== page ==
Can You Get Free Medical Alert Systems?

Key Takeaways

  • Medicare doesn’t cover the cost of medical alert systems. Medicaid may offer coverage for medical alert systems, but coverage varies from state to state.
  • Medicare Advantage Plans may cover the cost of medical alert systems, but it’s unlikely. 
  • Other options for free or low-cost medical alert systems include Veteran Affairs (VA) benefits, local hospitals or medical providers, local non-profits and senior assistance agencies.
Unrecognizable senior man pushing panic button on emergency equipment for elderly people, cropped. Closeup of man's hand pressing alarm button for emergency hung on his chest

Free Medical Alert Systems: What You Need To Know

medical alert system can help put your mind at ease, whether it’s purchased for yourself or for a loved one. However, many medical alert systems come with recurring monthly costs and other fees for things like activation and installation that can make them unaffordable for some.

Unfortunately, there’s a lot of confusion about insurance coverage for these types of devices. People assume that the devices are automatically covered because medical alert systems are medically-adjacent. However, original Medicare doesn’t cover the cost of these systems.

Thankfully, options still exist for people seeking free or low-cost medical alert systems. Because coverage depends on your insurance provider and the state where you live, you’ll need to do some legwork to get information about possible coverage for medical alert systems.

How to Get a Free Medical Alert System

Here are a few ideas to consider if you’re wanting a free or low-cost medical alert system.

Contact Your Insurance Provider

couple meeting for insurance

If you have private health insurance, your first step should be to contact your provider to ask about coverage for medical alert systems.

It’s always a good idea to contact your insurer before you make any purchases. Many providers have specific claim requirements, and you may need authorization or approval to confirm the coverage amount. Buying your system before getting approval may nullify any potential reimbursement.

Also, many private insurers don’t provide coverage for medical alert systems. Regarding this issue, Lindsay Malzone, Medicare expert at Medigap, said, “A few do, but it’s not common.”

Long-term care insurance is your best bet for getting coverage for this type of device coverage–and coverage for other care needs–as you get older.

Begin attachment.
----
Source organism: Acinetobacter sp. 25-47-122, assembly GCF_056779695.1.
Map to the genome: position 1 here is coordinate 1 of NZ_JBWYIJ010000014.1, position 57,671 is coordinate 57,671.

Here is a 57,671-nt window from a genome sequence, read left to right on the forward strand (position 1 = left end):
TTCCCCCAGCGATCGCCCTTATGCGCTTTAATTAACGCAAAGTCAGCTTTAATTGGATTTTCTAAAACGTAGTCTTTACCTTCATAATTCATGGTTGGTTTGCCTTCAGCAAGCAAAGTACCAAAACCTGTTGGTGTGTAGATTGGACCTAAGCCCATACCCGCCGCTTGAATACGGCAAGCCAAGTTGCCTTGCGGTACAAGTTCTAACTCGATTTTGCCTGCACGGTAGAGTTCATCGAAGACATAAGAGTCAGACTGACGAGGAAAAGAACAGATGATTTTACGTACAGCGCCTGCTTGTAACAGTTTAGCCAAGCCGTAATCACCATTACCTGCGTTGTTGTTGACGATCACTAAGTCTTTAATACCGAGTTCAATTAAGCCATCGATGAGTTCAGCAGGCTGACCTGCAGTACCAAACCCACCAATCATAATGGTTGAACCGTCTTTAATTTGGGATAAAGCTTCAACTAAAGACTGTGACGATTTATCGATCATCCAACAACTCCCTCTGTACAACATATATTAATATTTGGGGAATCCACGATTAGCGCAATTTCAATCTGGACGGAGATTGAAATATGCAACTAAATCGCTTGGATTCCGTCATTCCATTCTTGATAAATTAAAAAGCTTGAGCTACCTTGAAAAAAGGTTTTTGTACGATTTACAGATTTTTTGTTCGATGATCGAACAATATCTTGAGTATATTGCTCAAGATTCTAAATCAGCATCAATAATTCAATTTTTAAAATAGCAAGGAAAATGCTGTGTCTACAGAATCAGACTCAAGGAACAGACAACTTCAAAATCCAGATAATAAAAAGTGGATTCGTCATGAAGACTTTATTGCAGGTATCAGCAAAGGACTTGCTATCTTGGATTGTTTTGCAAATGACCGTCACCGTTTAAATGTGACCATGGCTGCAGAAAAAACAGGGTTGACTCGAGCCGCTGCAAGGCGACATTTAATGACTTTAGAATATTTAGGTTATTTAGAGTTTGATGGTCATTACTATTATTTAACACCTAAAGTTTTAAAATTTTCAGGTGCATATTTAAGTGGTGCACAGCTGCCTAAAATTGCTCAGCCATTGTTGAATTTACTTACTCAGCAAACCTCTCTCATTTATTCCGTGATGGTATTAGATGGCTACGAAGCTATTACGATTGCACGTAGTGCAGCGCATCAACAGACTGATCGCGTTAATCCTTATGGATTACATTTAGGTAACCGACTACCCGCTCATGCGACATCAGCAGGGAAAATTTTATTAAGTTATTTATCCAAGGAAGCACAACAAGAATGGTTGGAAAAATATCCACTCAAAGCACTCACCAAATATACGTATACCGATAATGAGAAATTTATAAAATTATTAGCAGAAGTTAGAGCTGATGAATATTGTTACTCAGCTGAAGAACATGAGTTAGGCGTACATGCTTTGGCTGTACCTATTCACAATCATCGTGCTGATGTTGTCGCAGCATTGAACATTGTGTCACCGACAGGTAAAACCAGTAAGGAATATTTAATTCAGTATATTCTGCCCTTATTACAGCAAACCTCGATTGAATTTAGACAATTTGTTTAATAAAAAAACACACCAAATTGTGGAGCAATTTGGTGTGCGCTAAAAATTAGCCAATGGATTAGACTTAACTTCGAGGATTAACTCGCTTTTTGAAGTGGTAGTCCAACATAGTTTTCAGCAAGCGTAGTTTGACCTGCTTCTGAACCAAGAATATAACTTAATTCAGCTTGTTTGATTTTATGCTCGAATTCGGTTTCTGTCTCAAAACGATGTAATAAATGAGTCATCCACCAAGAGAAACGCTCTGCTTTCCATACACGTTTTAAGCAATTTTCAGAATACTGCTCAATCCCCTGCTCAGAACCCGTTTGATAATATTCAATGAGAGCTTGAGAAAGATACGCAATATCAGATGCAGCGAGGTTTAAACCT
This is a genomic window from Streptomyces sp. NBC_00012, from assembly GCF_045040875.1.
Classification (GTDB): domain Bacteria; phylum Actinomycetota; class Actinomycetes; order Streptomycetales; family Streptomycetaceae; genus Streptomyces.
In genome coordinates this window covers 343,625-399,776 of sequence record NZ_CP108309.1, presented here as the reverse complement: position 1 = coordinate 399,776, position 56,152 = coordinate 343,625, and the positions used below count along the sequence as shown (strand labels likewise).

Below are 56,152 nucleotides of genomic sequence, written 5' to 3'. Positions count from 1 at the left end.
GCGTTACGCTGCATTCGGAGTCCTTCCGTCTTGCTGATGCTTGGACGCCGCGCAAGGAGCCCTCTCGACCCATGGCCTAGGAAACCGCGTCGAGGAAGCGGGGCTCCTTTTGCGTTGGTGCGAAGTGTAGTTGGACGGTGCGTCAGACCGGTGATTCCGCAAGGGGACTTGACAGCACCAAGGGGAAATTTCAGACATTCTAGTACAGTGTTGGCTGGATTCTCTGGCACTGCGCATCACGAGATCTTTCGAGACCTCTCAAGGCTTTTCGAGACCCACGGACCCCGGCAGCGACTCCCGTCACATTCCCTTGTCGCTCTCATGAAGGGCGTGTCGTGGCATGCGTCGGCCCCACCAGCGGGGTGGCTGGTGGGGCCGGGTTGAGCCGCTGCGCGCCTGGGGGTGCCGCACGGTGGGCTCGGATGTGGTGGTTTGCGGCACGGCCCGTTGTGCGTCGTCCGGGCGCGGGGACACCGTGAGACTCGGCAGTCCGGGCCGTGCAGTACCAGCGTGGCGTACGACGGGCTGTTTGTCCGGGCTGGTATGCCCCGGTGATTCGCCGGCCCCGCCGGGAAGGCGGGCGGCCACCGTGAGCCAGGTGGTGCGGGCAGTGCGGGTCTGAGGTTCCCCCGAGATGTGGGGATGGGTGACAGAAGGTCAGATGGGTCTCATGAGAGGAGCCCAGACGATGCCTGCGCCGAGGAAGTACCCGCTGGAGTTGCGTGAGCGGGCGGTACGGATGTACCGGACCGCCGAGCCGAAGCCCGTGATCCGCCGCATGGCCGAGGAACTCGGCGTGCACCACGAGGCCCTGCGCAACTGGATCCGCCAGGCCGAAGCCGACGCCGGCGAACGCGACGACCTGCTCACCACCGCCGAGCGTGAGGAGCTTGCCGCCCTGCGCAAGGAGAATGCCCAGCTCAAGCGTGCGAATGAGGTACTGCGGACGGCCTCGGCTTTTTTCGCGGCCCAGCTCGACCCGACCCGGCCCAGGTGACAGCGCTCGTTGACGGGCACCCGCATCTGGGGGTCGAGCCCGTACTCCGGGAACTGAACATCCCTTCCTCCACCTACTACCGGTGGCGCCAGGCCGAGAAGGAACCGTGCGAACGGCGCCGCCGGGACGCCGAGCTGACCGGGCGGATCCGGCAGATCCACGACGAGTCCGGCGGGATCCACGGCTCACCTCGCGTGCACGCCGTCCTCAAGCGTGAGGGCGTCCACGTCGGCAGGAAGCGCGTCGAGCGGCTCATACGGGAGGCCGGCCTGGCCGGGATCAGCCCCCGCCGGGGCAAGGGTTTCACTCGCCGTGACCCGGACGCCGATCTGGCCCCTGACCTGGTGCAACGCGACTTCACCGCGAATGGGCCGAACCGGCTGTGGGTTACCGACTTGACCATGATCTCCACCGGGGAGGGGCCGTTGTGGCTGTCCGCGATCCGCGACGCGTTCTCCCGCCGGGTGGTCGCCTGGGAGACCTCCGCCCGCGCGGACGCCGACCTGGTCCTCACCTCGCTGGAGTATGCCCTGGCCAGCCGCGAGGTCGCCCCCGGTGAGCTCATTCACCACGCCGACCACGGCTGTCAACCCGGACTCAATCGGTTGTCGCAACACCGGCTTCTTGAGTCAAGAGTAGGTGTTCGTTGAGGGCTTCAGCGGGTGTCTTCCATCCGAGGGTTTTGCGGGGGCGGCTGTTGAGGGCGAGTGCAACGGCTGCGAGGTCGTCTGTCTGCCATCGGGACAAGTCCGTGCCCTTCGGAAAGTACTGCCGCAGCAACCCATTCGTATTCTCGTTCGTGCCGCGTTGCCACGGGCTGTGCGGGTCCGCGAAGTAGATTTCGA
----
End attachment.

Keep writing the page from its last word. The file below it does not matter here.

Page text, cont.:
Standout box: In Michigan, people with auto no-fault insurance are covered for personal emergency response systems (PERS) in the event they become victims of a car accident. However, the coverage doesn’t apply to other situations, like ongoing home care unrelated to a car accident. Other states may also have this type of coverage tied to auto insurance. Still, again, it won’t help you with medical alert system coverage that’s unrelated to post-car accident care.

Medicare

medicare

Medicare is a federal insurance program that provides coverage to people age 65 or over, young disabled people, and people on dialysis.

There’s a lot of confusion about Medicare coverage, which Malzone explained is partly because people confuse Medicare with Medicaid. Original Medicare, which is a comprised of Part A and Part B, doesn’t provide coverage for medical alert systems.

Malzone further explained that people may assume that medical alert systems are covered because they fall under the category of durable medical equipment. However, while Medicare Part B covers durable medical equipment, medical alert systems are not covered as medical devices.

Because medical alert systems aren’t diagnostic or treatment devices, Medicare doesn’t typically offer coverage for them.

Some Part C plans, also known as Medicare Advantage plans, may offer coverage for medical alert systems. These plans are offered by Medicare-approved private insurers.

However, Part C plans vary from state to state, so it’s crucial to get in touch with your plan administrator and confirm if you have coverage. It’s also uncommon for Part C plans to cover these types of devices.